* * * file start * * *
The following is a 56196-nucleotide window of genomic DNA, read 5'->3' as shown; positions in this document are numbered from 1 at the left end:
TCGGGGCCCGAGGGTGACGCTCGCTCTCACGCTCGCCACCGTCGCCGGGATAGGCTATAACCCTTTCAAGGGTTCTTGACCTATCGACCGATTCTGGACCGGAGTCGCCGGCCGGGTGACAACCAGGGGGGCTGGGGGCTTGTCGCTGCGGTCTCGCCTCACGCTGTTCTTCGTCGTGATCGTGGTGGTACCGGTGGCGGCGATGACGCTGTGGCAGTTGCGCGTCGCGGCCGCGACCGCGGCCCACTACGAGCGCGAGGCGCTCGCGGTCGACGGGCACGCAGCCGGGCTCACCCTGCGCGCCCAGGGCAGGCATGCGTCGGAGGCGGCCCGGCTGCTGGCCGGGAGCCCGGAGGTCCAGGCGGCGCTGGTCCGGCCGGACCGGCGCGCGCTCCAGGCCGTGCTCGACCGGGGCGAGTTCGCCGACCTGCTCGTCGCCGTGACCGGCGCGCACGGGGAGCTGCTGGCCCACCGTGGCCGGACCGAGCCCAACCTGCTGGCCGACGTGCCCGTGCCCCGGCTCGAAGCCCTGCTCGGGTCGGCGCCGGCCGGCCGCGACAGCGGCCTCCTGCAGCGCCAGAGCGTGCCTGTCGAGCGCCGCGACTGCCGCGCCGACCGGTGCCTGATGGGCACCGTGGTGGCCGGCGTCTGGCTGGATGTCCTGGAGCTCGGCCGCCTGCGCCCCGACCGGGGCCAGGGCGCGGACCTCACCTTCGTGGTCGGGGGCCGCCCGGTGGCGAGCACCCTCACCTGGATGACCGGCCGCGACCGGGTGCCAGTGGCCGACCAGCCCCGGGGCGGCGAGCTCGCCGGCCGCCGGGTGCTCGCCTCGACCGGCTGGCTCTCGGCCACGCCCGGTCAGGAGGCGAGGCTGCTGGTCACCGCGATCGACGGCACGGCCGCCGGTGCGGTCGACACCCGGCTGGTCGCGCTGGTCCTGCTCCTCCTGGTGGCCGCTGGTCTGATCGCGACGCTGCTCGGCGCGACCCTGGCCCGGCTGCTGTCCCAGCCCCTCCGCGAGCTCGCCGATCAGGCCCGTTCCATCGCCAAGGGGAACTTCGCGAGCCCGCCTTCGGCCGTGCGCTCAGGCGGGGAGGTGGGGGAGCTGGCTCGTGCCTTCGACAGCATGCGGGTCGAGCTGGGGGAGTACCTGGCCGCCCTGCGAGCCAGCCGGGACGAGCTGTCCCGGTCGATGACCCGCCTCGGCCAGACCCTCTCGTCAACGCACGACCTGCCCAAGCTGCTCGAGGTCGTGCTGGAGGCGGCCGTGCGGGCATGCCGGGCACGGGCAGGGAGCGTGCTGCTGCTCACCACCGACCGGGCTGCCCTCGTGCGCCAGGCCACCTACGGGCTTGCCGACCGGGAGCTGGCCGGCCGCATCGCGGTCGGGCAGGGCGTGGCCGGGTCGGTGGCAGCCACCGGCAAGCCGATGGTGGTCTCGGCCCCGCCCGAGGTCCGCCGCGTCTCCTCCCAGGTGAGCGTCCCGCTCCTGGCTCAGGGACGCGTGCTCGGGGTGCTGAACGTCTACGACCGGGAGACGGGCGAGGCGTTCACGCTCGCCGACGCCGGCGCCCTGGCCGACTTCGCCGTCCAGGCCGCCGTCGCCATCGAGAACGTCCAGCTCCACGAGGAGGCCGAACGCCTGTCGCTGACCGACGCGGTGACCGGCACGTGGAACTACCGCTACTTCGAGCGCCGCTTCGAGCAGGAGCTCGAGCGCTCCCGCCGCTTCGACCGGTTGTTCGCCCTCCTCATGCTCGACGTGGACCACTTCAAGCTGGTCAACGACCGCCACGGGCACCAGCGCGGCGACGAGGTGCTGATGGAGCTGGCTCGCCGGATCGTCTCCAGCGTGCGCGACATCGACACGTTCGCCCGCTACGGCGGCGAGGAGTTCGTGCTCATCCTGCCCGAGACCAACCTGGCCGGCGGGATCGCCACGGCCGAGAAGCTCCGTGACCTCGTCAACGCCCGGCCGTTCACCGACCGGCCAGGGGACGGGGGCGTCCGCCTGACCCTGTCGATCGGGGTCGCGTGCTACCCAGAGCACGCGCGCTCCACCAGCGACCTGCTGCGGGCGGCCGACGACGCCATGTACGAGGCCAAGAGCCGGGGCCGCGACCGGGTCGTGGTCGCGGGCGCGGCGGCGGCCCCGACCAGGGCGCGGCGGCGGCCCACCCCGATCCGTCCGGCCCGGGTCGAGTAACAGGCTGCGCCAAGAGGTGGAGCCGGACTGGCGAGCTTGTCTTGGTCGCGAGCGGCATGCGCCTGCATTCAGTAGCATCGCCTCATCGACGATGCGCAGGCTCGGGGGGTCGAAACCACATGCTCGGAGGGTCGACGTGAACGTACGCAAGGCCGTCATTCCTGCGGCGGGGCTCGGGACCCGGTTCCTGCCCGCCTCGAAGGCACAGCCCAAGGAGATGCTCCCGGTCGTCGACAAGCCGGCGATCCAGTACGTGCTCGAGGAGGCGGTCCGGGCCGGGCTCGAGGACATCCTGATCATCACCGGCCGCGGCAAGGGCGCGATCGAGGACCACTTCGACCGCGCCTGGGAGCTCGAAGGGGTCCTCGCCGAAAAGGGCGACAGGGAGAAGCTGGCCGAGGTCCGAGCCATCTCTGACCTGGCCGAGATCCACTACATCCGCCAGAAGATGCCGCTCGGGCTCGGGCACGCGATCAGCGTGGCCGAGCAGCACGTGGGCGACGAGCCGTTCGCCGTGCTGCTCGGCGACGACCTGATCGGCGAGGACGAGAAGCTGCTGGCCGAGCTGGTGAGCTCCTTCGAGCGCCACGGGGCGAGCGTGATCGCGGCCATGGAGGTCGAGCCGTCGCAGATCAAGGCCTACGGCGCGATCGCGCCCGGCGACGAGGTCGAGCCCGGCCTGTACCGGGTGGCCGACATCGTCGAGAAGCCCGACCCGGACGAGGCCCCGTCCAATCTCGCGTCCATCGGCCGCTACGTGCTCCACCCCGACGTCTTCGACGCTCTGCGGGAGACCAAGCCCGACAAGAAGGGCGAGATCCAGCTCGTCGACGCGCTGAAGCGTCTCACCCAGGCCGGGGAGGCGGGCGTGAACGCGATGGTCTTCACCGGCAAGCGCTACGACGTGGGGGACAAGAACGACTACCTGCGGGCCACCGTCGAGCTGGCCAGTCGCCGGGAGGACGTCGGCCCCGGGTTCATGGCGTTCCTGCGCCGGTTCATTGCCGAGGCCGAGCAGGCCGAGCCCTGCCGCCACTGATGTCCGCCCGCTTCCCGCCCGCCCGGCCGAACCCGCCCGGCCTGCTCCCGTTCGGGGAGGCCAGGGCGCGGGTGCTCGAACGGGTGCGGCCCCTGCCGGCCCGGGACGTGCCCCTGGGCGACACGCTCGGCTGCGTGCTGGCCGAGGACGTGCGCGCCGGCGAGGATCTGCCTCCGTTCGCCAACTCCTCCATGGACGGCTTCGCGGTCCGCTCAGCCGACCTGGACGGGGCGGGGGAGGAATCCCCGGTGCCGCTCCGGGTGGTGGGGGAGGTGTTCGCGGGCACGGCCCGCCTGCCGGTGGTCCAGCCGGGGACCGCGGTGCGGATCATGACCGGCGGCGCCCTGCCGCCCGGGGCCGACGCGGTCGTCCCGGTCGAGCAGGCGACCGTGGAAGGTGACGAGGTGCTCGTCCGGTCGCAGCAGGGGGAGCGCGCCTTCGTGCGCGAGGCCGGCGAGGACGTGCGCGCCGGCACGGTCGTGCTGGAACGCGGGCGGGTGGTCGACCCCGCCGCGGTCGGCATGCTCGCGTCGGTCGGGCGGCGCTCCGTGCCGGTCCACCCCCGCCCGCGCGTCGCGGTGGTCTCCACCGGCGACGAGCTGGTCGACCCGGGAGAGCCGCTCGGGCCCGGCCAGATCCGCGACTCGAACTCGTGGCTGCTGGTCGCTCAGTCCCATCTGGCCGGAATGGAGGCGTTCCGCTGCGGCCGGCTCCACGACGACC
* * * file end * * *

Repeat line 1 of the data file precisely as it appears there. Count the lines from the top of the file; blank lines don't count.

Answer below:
The following is a 56196-nucleotide window of genomic DNA, read 5'->3' as shown; positions in this document are numbered from 1 at the left end: